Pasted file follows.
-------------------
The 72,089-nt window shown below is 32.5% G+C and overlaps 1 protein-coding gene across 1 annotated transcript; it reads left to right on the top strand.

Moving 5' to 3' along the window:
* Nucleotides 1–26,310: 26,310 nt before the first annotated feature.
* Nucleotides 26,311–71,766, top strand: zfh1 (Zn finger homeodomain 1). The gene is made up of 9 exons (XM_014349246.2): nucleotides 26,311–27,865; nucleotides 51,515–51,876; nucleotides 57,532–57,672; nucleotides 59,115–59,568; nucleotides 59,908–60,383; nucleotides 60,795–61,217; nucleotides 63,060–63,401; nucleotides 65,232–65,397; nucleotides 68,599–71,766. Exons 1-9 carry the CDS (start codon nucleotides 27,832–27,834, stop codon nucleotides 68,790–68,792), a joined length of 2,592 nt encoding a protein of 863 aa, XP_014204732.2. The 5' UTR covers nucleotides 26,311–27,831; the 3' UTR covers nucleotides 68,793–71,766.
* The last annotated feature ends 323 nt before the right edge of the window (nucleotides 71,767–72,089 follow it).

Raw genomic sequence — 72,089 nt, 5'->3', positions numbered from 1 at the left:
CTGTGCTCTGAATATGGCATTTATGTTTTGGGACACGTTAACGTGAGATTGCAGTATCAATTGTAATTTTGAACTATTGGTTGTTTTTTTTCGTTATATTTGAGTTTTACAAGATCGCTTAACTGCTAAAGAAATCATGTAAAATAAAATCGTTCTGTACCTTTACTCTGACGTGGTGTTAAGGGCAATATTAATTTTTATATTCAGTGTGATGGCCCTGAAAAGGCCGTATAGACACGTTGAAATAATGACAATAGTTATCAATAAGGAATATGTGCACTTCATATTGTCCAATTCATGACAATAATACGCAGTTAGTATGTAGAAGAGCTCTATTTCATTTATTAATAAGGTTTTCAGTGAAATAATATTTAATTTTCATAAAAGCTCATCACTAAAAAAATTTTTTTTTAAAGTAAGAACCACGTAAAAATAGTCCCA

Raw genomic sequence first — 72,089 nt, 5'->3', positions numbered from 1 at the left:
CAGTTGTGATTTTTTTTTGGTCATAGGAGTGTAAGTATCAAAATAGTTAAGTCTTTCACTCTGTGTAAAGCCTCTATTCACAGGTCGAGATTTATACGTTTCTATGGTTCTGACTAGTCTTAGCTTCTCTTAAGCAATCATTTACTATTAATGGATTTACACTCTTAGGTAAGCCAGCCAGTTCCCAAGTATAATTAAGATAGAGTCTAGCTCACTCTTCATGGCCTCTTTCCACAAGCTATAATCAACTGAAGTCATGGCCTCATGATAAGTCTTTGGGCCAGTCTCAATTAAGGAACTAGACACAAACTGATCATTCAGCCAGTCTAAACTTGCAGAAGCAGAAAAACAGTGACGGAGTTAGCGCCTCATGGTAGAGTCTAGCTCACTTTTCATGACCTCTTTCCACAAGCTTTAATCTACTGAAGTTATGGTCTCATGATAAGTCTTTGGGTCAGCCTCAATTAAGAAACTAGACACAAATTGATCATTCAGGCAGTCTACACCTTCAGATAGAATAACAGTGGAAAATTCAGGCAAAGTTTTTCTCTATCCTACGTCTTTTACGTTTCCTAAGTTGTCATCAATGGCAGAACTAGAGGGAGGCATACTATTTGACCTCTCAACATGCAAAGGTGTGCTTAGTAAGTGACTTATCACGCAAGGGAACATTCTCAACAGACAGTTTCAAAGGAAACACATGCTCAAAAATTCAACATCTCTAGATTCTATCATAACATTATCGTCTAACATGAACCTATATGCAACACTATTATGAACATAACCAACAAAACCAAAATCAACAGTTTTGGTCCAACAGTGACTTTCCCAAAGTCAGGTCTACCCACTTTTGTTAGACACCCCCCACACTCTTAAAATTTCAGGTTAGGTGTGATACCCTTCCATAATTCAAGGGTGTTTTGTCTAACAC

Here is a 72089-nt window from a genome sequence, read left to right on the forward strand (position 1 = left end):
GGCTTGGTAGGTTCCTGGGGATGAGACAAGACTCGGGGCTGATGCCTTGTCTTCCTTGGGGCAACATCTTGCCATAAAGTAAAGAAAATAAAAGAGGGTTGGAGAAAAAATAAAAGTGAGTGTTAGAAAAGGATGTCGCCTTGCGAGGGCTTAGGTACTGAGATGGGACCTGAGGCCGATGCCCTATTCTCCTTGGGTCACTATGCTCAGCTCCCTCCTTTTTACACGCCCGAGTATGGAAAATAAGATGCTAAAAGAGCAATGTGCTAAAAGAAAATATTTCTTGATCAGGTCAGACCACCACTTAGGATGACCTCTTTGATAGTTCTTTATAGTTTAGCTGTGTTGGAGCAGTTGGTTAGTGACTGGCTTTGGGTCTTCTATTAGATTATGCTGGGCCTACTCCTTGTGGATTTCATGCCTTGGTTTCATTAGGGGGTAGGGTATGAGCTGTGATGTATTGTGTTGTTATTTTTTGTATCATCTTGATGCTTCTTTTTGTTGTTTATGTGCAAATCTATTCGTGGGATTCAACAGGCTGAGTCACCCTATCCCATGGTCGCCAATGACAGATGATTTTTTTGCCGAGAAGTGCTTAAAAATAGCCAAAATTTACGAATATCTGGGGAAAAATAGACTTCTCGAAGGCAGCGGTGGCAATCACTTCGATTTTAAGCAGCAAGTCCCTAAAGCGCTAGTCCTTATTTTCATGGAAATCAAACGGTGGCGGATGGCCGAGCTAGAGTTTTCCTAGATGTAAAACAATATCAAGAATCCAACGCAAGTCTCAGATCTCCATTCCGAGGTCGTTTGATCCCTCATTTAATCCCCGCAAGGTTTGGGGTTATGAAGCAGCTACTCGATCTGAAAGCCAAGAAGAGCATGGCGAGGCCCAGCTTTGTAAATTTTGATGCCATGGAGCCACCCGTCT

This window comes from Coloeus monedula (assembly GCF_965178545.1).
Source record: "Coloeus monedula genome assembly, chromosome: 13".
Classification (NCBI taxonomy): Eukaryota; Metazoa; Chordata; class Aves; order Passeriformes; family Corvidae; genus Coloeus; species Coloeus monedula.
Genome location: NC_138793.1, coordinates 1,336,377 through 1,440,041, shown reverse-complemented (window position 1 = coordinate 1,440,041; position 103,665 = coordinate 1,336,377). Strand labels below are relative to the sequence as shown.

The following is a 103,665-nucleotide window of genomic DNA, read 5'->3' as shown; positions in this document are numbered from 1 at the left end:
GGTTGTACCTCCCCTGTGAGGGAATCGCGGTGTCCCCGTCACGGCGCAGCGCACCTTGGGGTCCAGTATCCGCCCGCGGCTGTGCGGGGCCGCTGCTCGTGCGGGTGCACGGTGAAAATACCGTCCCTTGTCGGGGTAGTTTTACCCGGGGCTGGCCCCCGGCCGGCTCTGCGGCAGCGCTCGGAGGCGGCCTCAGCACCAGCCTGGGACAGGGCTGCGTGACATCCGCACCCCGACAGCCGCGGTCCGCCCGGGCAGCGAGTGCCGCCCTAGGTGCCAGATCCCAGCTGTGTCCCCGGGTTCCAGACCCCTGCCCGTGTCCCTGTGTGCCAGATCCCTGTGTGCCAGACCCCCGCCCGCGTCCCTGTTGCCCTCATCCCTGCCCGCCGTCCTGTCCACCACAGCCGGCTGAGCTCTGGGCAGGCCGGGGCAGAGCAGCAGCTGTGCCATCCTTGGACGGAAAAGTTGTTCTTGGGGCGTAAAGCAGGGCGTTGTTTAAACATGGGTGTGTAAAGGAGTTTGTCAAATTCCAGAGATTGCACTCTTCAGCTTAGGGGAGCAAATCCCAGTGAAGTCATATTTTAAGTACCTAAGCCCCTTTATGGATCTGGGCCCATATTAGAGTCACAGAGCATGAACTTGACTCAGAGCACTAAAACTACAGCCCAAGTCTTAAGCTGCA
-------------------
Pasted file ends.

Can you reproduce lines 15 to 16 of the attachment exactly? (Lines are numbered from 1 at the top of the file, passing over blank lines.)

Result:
Genome location: NC_138793.1, coordinates 1,336,377 through 1,440,041, shown reverse-complemented (window position 1 = coordinate 1,440,041; position 103,665 = coordinate 1,336,377). Strand labels below are relative to the sequence as shown.

The following is a 103,665-nucleotide window of genomic DNA, read 5'->3' as shown; positions in this document are numbered from 1 at the left end: